Memory-Boosting Supplements Could Lack Compounds and Contain Bacteria

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Do you actually know which ingredients are in dietary supplements? Studies show that everything from bacteria and drugs, both prescription and unapproved, to heavy metals like lead can be found in supplements. Some products, like CBD, suffer from “underdosing,” in which the active ingredient measured in the supplement is less than what the label claims.

Makers of supplements do not have to submit their product for approval or for quality control, and regulators that hamstring the Federal Drug Administration (FDA), along with the conduct of companies that produce products, “combine together to create something that’s very akin to the wild west,” says Charles White, professor and chair of pharmacy practice at the University of Connecticut.

Until recently, researchers have only been able to test these supplements without any other group to compare to. But now that recent studies show that supplements of the plant-derived galantamine contain sometimes as little as 2 percent of the dose that the product claims, and may even contain bacterial contamination, experts are questioning regulation on dietary supplements.

What Is in Galantamine Supplements?

Galantamine provides a unique testing ground since it is available both as a drug and as a supplement. The FDA has approved galantamine for treatment of mild to moderate Alzheimer’s disease and it is also sold as a supplement, where companies say it supports “lucid dreaming and cognition.”

This gave researchers the opportunity to test the quality of galantamine since it’s marketed under two different regulatory frameworks head-to-head, says Pieter Cohen, a physician at Cambridge Health Alliance and lead author of the study.

For the study, published in JAMA, researchers bought 10 different supplement products from Amazon and 11 generic prescription drugs of galantamine from the Cambridge Health Alliance hospital pharmacy. Because they go through quality control and an approval process, the prescription drugs served as a sort of control group, says Peter Lurie, executive director of the Center for Science in the Public Interest and former associate commissioner for Public Health Strategy and Analysis at the FDA.

When researchers analyzed how much galantamine was in each drug or supplement, 9 out of the 10 brands of supplements had an inaccurate amount, much lower than advertised on the label. One product had a mere 2 percent of the 6mg of galantamine it claimed to have.

“The dosages were all out of whack,” says Cohen. Meanwhile, the prescription drugs were all between 97 percent and 104 percent of what was advertised.

Read More: Dietary Supplements and Protein Powders Fall Under a ‘Wild West’ of Product Regulation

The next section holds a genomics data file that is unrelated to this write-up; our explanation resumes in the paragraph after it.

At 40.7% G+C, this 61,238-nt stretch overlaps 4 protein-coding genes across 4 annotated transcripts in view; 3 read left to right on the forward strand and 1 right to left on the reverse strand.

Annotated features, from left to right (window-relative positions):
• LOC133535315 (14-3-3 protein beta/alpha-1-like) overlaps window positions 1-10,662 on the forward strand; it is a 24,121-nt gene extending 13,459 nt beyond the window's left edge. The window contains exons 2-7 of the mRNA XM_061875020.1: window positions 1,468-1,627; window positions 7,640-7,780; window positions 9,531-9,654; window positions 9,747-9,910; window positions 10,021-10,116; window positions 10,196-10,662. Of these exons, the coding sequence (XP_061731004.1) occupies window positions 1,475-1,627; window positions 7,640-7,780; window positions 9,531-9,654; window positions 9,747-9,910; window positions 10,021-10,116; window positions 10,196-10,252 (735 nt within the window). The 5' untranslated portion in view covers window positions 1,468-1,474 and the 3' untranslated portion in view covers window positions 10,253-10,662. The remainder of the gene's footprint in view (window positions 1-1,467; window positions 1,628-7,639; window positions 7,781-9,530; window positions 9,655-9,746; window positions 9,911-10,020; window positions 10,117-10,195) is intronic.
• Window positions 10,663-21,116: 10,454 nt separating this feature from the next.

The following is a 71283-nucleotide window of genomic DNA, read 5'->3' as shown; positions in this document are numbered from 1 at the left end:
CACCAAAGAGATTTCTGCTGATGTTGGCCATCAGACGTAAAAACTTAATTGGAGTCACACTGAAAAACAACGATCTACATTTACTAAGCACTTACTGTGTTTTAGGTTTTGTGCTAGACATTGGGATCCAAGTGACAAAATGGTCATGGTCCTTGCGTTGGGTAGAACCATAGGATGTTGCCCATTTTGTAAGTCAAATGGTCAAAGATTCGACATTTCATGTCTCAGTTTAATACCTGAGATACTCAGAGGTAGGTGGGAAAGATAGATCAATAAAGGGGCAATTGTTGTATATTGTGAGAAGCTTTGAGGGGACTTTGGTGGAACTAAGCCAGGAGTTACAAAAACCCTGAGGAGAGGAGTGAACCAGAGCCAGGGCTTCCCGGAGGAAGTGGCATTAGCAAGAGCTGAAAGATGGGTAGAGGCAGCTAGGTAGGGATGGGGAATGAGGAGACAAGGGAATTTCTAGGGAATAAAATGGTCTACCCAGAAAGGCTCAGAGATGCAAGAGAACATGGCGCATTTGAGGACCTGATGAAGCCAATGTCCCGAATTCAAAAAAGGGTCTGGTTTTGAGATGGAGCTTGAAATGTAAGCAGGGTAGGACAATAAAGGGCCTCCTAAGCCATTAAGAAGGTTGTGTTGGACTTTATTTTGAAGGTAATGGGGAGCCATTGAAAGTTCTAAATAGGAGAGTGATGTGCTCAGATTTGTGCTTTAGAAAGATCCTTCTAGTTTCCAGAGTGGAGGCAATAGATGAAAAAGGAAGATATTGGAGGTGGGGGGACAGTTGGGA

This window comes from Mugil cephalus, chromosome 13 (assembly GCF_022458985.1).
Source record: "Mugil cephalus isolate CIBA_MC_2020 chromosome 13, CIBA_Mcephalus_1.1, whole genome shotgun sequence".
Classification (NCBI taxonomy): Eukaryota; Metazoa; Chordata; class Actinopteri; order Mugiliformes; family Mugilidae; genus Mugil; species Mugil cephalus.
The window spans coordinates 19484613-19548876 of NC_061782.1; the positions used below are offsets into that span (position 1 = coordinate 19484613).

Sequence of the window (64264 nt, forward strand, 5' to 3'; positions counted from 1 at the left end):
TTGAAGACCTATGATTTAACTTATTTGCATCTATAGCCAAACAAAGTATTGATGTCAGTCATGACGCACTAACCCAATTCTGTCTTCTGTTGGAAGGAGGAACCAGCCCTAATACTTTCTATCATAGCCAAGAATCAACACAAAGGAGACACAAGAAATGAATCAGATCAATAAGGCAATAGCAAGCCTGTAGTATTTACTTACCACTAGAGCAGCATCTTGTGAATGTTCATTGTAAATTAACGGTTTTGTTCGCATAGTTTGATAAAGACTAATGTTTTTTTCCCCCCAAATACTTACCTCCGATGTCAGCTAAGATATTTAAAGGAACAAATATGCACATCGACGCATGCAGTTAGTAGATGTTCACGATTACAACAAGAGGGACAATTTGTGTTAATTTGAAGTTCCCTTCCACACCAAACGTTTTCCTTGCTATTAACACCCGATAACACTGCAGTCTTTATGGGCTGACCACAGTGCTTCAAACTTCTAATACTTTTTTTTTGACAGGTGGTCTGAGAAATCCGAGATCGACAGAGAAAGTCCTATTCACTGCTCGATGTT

How Bacteria was Found in Galantamine

The researchers also looked for the presence of bacteria and found that three out of 10 brands of supplements had bacteria contamination, while none of the prescription drugs had any contamination. This proved that it was therefore possible to make the product accurately.

Someone most likely wouldn’t get sick from the bacteria found in the supplements, as well as the low levels present. But the bacteria raise concern on the manufacturing and storing of supplements, particularly whether it’s produced in unsterile conditions.

The findings mainly show the poor quality of other dietary supplements. “It’s a terrible market,” says Lurie. “The products are inferior by any reasonable yardstick.”

This might be due to a faulty regulatory pathway. The FDA itself also needs to do a better job identifying and following up with these issues, Cohen says.

Read More: Strange Side Effects From Supplements and What You Need to Know

The Supplement Market and Safety

Since these supplements are on the market and individuals are taking them, there can be serious consequences, says Lurie. About 23,000 emergency room visits annually are linked to use of dietary supplements.

There may also be more subtle consequences that are not reflected in hospitalizations. The combination of little active ingredients and false claims can lead patients down a path where they fail to receive appropriate treatment for their conditions. Specifically, for galantamine, that may mean patients could be taking supplements that lack the dose necessary to treat Alzheimer’s.

“That would be really sad,” says White.

Bills like the Dietary Supplement Listing Act of 2022, which calls for a database of all of supplements with their ingredients, have been introduced to increase transparency and help solve this problem. Companies themselves can also get their products certified by third-party companies.

Consumers don’t see this lack of quality in other industries, White points out. “If you want to buy a Tesla and somebody sells you a Kia, how is that ok?” he questions. “People are going to have to have louder voices.”

Read More: They May Taste Good but are Gummy Vitamins Effective?

This article is not offering medical advice and should be used for informational purposes only.

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